An accelerated driver doubles during coronavirus blocking

The behavior seemed to be so bad that the police built a new street crime team whose drivers were stuck at speeds of up to 151 km / hour.

Traffic on the streets of the United Kingdom has declined since the corona virus blockade began on March 23. However, the number of people controlled has increased by 57%.
This number was registered in Greater Manchester in the week starting March 30 (the latest information for available statistics). And although national figures are not so bad, average speed violations are still 36%, although traffic is estimated to have dropped by almost 75% to levels observed only in 1955.
In fact, some drivers seem to take advantage of empty roads and break the speed limit with an astonishing amount. Police reported one case of a Tesla driver driving 134 miles per hour in a 40-mile zone and another car chasing 151 miles per hour on M1.

It is tragic that eight people died in a traffic accident in London after the blockade, and the city police formed a new street crime team to solve the problem.

The GEM Motoring Assist Accident and Traffic Safety Organization asks drivers to monitor their current speed. Neil Worth, his road safety officer, said: “Police chiefs across the country share examples of surprising behavior from drivers who seem to use calmer roads as opportunities to overcome speed limits.”
Random speed

However, according to Matthew Avery, director of Thatcham Research, not all accelerators deliberately violate the law. explained: “It’s much easier for drivers to underestimate their speed when the roads are empty and there are fewer cars to measure their own speed.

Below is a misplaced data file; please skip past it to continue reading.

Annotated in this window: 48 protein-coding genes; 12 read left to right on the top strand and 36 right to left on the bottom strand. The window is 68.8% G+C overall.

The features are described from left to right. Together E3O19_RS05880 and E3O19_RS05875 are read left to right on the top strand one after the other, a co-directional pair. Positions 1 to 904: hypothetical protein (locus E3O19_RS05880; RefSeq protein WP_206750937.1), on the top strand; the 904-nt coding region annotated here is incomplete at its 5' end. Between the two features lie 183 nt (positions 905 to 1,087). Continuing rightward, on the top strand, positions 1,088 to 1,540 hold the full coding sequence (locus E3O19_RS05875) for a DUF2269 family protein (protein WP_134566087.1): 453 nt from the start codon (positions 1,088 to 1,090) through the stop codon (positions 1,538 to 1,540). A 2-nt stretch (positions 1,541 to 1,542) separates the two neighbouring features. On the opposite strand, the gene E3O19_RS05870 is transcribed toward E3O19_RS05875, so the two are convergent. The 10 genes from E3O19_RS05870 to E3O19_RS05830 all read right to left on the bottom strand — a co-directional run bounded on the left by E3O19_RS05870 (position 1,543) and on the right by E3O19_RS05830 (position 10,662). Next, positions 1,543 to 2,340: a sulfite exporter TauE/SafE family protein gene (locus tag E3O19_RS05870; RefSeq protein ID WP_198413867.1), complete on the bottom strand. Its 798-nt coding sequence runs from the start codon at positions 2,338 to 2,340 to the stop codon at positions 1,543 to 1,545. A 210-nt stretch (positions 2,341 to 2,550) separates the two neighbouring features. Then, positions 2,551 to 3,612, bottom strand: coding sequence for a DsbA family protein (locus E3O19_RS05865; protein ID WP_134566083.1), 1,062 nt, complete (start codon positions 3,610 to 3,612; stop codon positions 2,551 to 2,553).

“Most drivers don’t try to exceed the speed limit, but might find that their speed is gradually creeping around the dial. It’s dangerous not only for drivers, but also for other road users – many of them are key workers who travel, to do key role. “”

The Road Safety Organization highlights the five-speed hazards that drivers must be aware of when driving during obstacles:

  1. High speed makes it easy to misjudge a road. When driving on normally loaded roads, you can underestimate the bends, parked cars or other vandal points.
  2. Reducing response time; Typical braking distances at speeds of 70 km / h can reach 96 meters. And vulnerable road users also have less time to listen and react when they cross the line.
  3. Wrong feeling of security; Calmer roads can put you in autopilot mode, where you don’t fully concentrate, which makes it difficult to act when something happens.
  4. Blocking accidents cause unnecessary strain on the police and NHIF.
  5. Even slightly exceeding the speed limit can be detrimental. If you hit a pedestrian at a speed of 40 km / h, you have a 10% chance of survival. However, if you hit a pedestrian at 30 km / hour, your chances of survival increase by 80%.
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